Spectroscopic insight into molecular fluctuations and phase stability of nematic composites containing gold nanoparticles or carbon nanotubes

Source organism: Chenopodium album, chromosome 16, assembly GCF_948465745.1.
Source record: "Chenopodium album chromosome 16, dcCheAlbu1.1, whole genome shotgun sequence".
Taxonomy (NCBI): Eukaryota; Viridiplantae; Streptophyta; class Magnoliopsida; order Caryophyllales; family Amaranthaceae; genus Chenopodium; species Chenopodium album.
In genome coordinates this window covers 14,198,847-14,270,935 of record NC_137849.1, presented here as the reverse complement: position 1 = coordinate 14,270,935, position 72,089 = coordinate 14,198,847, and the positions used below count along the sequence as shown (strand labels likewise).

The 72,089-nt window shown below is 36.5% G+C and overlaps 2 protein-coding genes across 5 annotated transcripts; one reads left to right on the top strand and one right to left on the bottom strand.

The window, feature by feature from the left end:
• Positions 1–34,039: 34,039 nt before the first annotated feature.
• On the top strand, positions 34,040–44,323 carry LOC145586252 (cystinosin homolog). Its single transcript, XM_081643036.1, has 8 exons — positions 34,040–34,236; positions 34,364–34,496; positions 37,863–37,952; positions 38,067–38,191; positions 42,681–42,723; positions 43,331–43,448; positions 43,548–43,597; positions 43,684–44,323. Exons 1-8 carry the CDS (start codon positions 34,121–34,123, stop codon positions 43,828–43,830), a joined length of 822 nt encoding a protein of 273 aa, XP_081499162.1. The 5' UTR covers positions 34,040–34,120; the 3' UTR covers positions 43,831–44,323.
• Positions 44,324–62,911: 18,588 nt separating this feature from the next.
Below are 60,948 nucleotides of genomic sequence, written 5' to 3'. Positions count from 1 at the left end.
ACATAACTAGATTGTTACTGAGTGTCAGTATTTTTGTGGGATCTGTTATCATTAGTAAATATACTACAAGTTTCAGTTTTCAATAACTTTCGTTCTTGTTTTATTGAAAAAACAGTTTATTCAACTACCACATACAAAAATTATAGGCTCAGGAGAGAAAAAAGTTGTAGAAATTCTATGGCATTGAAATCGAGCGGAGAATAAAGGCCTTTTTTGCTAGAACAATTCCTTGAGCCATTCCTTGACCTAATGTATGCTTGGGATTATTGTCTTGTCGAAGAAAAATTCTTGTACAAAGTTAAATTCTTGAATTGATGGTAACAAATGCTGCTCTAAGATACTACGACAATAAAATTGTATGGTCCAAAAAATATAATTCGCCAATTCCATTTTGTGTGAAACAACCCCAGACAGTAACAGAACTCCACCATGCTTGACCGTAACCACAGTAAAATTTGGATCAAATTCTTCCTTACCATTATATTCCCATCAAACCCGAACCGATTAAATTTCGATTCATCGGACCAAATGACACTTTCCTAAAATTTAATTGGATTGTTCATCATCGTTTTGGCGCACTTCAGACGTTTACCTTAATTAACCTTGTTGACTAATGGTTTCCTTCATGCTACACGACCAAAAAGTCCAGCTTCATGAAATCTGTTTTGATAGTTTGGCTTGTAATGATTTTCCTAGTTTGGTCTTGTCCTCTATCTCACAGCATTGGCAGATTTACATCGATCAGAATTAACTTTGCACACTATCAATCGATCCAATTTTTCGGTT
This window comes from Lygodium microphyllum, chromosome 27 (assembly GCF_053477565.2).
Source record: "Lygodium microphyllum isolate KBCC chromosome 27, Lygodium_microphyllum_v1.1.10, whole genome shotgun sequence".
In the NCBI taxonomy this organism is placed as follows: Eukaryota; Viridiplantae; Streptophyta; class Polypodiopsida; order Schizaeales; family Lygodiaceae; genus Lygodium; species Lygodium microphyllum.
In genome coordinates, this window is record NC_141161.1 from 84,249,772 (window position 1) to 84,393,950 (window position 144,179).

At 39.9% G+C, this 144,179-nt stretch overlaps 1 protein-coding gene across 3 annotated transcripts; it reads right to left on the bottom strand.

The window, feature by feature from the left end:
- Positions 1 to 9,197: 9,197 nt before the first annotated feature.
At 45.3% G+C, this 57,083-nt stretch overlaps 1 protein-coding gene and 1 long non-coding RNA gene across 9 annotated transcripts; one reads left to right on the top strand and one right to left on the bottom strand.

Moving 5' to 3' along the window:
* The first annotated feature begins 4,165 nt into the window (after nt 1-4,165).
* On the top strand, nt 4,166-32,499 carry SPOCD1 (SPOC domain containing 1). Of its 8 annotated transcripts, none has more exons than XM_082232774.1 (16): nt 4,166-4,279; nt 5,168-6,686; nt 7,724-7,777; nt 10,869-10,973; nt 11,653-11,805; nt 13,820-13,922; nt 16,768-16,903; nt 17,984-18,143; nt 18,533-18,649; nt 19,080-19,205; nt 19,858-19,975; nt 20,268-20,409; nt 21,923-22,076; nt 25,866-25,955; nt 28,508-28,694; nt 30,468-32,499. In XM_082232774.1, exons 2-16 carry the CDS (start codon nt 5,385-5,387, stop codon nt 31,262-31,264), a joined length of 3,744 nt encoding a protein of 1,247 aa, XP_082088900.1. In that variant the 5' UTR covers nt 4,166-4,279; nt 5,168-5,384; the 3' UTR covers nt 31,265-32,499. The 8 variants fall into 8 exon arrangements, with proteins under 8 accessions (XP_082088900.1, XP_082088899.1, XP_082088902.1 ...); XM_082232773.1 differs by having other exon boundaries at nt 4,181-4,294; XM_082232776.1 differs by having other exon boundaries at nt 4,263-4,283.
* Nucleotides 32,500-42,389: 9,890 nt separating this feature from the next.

A general model for interactions between nanoparticle dopants and nematic liquid crystals suffers from a lack of experimental data on nanoparticle–host interactions. This dielectric spectroscopy study intends to fill this gap by addressing the impact of gold nanoparticles, carbon nanotubes and toluene molecules on the molecular fluctuation dynamics in the nematic liquid crystal mixture E7. By correlating phase transition temperatures and rotational fluctuation frequencies, we show that the presence of nanoparticles or organic solvent molecules in the nematic host generally destabilizes the nematic state. We also report a clearly different magnitude of destabilization of the nematic state for toluene compared to nanoparticle dopants: while the presence of toluene increases the rate of molecular fluctuations by effectively diluting the host phase, nanoparticle dopants barely affect the molecular fluctuation dynamics. A corresponding trend for the decrease of phase transition temperatures confirms that small organic molecules reduce the strength of intermolecular interactions between host molecules to a significantly larger extent than nanoparticle dopants. We identify the diverse distribution of toluene or nanoparticles in the liquid crystal host phase to play a key role for the resulting effects of doping. The results of our experimental study will help to validate recent theoretical approaches on molecular dynamics in nematic composites and offer a substantial contribution towards stable liquid crystal nanodispersions with tailored properties for plasmonic or electronic applications.